Hello! Christmas is only a week away, so I thought you might need some ideas for books and stories to get you in the mood. Here are some of my all-time favorites!
Let It Snow by Maureen Johnson, John Green, and Lauren Myracle: Well, I had to start with this one, and obviously I'm biased, but I read and loved this well before I ever talked to Maureen (or John). These interconnected novellas detail what happens when one small town is hit with a Christmas snowstorm and a stuck train. It's the perfect read for when things in your life aren't going according to plan but you want a warm and fuzzy Christmas feeling anyway.
Dash & Lily's Book of Dares by Rachel Cohn and David Levithan: I just read this for the first time this year, and it's another good one for when your Christmas feelings are a little mixed - especially because of the way the point of view alternates between the two characters. Lily's always been pretty into Christmas, Dash hasn't, and this year they're both at loose ends. There's some bonus awesome bookstore stuff, a lot of humor, and a nice dash - hah, I crack myself up - of romance.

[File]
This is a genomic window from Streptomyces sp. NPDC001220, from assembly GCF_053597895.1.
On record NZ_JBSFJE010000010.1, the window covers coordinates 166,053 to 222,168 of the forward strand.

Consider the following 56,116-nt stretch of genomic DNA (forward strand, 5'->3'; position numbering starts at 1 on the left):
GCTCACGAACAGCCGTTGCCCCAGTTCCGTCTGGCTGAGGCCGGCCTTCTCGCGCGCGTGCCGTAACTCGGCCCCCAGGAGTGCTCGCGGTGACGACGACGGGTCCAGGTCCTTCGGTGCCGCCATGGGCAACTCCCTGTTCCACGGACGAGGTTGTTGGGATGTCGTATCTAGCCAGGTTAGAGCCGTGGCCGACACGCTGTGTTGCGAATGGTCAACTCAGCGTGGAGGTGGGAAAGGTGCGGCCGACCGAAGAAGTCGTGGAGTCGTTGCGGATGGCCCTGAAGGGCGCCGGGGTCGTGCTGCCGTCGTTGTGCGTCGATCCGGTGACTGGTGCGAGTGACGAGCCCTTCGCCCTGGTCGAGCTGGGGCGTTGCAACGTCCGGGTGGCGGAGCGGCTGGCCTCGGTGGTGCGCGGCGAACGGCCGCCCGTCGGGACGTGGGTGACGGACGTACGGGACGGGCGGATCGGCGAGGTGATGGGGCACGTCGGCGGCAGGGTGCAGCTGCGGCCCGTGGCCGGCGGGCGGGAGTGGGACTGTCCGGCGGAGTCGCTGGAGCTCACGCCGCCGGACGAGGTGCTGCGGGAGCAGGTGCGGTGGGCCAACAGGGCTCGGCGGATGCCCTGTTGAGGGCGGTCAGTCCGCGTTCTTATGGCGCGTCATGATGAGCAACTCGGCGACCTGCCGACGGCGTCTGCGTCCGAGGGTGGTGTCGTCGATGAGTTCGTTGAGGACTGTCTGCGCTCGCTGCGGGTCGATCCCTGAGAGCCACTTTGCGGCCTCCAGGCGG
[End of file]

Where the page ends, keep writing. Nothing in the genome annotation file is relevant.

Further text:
This Year It Will Be Different by Maeve Binchy: Binchy is often a bit treacly for my taste, but this collection of short stories is shockingly un-treacly. Everyone's lives are messed up, and Christmas doesn't magically fix everything, but people get by and life goes on. It's sort of refreshing, really.
Once Upon a Winter's Eve by Tessa Dare: This Regency Christmas romance novella has spies and spinsters and a practical heroine and people who learn languages for the fun of it. It's a good time.
Christmas with Anne by L.M. Montgomery: If you grew up with Anne of Green Gables, you'll love this collection of Christmas stories (plus Christmas chapters from the Anne books) by the same author. Some were originally written for Sunday school magazines, so lay on the moral a bit thick, but they're sweet, old-fashioned stories that I, for one, find really delightful.
"The Adventure of the Blue Carbuncle" by Sir Arthur Conan Doyle: Christmas and Sherlock Holmes: Two great tastes that taste great together! It's in the public domain, so you can read the whole thing right here, and it's a pretty good entry point to the original stories.
A Christmas Carol by Charles Dickens: The obvious choice, yes, and you've probably seen a million adaptations and may be a little sick of the whole thing, but if you haven't actually read it, do yourself a favor and give it a try. This should go without saying, I guess, but what sometimes gets lost in the innumerable adaptations and variations and homages and spoofs is the actual writing, and Dickens is really freaking good. You can download the free ebook here.
Merry Christmas and happy reading!